By Rachel Frey
Chris Johnson joined members of the Astros front office staff and Keep Houston Beautiful to plant trees at the Houston Astros MLB Urban Youth Academy at Sylvester Turner Park this morning.
Twenty trees were planted to represent each home run hit by an Astros player at Minute Maid Park from the beginning of the season through part of June. This is part of the Astros’ Play Green® campaign to create a positive environmental platform at Minute Maid Park and throughout Texas. There will be another planting later in the season.
To learn more about the Play Green ® program, visit the website: http://mlb.mlb.com/hou/community/play_green.jsp
Thursday, June 30 is Social Media Day, but before you send last minute cyberchocolates and baskets of Farmville flowers to your betrothed tweeple, check out how Major League Baseball is commemorating the Mashable-created holiday:
Fans attending one of the nine scheduled games on Social Media Day can utilize the check-in feature within MLB.com At Bat 11 to win a free team-specific ‘checked-in’ t-shirt. All nine home ballparks (including Minute Maid) will have shirts to distribute to fans that check-in via At Bat 11 on iPhone, iPod touch or Android devices at the park.
Through At Bat 11, fans additionally will be able to view interactive ballpark maps, post and track messages on Twitter, get expanded video highlights and more.
Also, fans “liking” their favorite team’s official Facebook page (in your case, the Astros) on or before Thursday will be able to enter into a special Social Media Day All-Star Sweepstakes to win a personalized 2011 All-Star Game jersey.
In addition, one grand prize winner will be drawn from all eligible entrants and receive four tickets to this year’s Midsummer Classic, to be played Tuesday, July 12 at Chase Field in Phoenix.
The 18 Clubs playing games on Social Media Day 2011 each will have a specially-designated All-Star Game-themed hashtag for fans to use in hashtag battles on Twitter. MLB.com will track the results throughout the day, providing regular updates from Club Twitter accounts and @MLB on which fan base is best representing its Club in the hashtag competition, and deliver an exclusive discount to the winning team’s online shop.
Each Club, as well as @MLB, will post a memorable photo on its official Web site and allow fans to submit their own personal captions, which automatically will be tweeted to their friends and followers. The best captions will be re-tweeted by the Club’s official Twitter account and one tweet will be posted by @MLB to its 1.3 million followers.
The Astros are one of many sponsors for the upcoming “Racing Humans” 5K run, where 10 percent of all regular registration fees will go to The Fallen Patriot Fund of the Mark Cuban Foundation.
The Racing Humans event is a 5K “mud run” on July 2, 2011 at the nationally ranked Three Palms Extreme Sports Park in Conroe, Texas.
The Fallen Patriot Fund was established to help families of U.S. military personnel who were killed or seriously injured during military operations in Iraq. Financial resources are vital to help the families of those armed forces members who have made an extreme or the ultimate sacrifice.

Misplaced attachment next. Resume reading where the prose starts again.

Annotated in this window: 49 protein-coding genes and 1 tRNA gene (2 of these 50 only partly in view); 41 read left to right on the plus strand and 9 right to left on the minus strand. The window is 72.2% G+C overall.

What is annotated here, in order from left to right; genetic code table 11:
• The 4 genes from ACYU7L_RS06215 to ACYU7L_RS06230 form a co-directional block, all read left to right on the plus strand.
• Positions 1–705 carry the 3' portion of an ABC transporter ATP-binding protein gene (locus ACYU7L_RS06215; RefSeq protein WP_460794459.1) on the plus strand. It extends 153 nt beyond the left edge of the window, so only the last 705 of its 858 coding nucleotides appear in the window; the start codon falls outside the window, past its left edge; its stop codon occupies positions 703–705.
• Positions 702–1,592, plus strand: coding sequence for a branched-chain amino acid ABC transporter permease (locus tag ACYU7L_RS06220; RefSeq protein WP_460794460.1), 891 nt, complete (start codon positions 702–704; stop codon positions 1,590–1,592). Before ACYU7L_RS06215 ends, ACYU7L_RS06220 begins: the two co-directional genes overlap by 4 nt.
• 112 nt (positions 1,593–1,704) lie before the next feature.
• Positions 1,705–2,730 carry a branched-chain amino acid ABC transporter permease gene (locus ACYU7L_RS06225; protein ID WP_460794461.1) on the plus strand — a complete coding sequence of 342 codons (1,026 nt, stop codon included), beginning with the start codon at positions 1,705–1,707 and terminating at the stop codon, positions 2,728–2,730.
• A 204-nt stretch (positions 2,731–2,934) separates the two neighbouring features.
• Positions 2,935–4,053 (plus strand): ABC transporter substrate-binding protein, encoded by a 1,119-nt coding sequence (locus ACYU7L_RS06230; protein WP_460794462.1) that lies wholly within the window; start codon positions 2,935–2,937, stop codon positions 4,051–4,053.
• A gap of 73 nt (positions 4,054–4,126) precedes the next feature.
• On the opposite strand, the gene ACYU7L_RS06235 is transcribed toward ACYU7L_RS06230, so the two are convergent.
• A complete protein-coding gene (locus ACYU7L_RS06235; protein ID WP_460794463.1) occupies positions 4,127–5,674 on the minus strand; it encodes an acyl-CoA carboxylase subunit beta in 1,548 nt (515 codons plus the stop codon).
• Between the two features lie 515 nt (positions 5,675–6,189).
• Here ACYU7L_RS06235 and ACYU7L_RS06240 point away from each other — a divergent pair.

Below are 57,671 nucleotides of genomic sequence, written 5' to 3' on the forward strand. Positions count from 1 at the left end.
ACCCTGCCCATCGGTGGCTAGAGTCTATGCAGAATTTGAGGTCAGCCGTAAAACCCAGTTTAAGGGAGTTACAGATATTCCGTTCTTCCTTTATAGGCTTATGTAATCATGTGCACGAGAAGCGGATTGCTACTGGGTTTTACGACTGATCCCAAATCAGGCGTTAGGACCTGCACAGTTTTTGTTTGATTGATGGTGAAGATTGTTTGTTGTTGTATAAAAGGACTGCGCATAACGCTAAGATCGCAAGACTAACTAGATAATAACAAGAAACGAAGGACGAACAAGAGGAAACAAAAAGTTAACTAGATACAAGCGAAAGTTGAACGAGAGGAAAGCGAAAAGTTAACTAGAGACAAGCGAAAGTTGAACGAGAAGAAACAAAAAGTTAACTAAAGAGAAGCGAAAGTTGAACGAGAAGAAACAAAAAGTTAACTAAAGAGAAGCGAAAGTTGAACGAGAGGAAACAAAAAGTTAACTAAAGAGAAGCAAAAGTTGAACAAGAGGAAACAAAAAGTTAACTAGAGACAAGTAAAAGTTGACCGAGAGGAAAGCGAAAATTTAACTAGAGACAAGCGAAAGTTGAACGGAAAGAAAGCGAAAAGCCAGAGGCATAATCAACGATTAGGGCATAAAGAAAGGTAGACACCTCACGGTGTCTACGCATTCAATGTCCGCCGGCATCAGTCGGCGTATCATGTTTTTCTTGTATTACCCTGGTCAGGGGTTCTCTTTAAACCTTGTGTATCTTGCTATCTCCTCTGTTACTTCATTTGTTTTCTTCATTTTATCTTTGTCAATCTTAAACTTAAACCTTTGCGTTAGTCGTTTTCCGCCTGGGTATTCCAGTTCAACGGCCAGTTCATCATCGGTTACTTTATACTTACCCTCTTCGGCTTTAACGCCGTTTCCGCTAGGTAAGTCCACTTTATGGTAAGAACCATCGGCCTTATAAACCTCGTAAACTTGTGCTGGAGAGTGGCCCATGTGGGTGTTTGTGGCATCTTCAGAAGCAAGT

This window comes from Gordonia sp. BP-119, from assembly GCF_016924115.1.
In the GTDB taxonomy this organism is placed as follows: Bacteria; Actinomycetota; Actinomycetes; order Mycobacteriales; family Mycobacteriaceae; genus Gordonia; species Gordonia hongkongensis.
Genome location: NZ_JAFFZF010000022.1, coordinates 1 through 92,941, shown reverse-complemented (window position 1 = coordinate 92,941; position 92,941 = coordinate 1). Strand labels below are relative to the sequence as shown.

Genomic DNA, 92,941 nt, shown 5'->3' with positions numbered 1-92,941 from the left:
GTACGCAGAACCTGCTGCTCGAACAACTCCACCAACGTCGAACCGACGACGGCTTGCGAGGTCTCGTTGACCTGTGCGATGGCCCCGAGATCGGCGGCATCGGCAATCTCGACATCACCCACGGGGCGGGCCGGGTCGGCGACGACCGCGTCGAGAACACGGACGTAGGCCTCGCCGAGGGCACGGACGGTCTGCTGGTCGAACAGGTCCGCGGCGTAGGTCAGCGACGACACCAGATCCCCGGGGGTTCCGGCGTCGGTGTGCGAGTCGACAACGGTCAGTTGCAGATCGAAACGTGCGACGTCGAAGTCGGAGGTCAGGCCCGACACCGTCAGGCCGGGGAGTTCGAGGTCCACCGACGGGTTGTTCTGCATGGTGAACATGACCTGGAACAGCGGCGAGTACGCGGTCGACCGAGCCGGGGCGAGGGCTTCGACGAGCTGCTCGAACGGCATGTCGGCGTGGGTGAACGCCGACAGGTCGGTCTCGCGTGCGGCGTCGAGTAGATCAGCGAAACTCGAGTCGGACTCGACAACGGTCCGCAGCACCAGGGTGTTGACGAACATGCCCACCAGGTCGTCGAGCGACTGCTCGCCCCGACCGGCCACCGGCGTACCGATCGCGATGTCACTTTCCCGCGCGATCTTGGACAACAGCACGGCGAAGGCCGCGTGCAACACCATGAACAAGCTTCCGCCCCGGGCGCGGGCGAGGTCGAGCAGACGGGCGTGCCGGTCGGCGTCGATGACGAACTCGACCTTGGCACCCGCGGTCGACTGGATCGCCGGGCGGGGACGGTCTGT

The Racing Humans event is an extreme sport mud run that is 5K in length with 10 different obstacles: Mud Mountain, Dumpster Dune, Tire Torture, the Pit of Despair, Hell Hills, Water Boarding, the Belly Crawl, High Step Over, Tarzan and the Alligator Alley pond swim.
Runners will be grouped and released in waves every half hour from 8 a.m. to 10 p.m. All Saturday there will be plenty of family friendly entertainment including food, live music and fireworks afterwards. Registration is $50. For more information, visit either the RacingHumans.com or FallenPatriotFund.org website, or email firstname.lastname@example.org. To make a donation to the Fallen Patriot Fund, visit FallenPatriotFund.org.
A four-year anniversary of any kind usually comes and goes without a lot of attention, but given the state of the Astros
these days, I thought it might be nice to shift the focus, briefly, back to June 28, 2007.
That was the day Craig Biggio logged five hits — his 2,998th, 2,999th, 3,000th, 3,001st and 3,002nd — in an extra-inning win over the Colorado Rockies, making Houston history in front of the hometown fans.
The season, at that point, was dreadful. The Astros were 13 games under .500 at 33-46 (although they were an even 18-18 at home). But on this night, the record didn’t matter. Minute Maid Park was jam-packed and loud. And no one went home disappointed.
I thought maybe I’d write about some of the memories I have from that night, and honestly, here’s what I remember about it: the Astros were coming off a road trip, June 28 was the first game of a long homestand, and I thought I had at least one more day before 3,000 would happen. Most of the articles for MLB.com were written ahead of time, ready for posting as soon as he got the Big Hit. But there was still a little extra background work I needed to do for one story — the main story — and I figured I’d spend the majority of the June 28 game finishing that up.
Then Biggio singled in his second at-bat. That made me a little uncomfortable. Then he got a hit in his third at-bat, and I went into a full, all-out panic. Looking back, I don’t remember which of the news items I had not yet completed, but whatever it was, it clearly was important enough to put me in a frenzy and force me to type, furiously, non-stop, for the next several innings. By the time I was almost (but not quite) caught up, Biggio was coming to bat for the fourth time.
We all know what happened next. He got another hit — the big hit. The 3,000th hit. I needed to file a story immediately,
while keeping one eye on the field for anything notable that happened in the moments following. Maybe that’s why today, the images are little more than lightning-quick flashes in my mind. Biggio’s kids ran onto the field. Then his wife was there, too, crying. Then Jeff Bagwell was standing there, next to Biggio, looking equal parts sheepish and horrified.
I don’t remember what happened after that, or how long play stopped. I have no recollection of the game going into extra innings. I do remember Carlos Lee winning it with a home run, but I didn’t remember that it was a grand slam.
(I do, however, recall emailing my boss two days later and saying “I need the entire Phillies series off. I’m getting into bed and sleeping for three days.” And I pretty much did).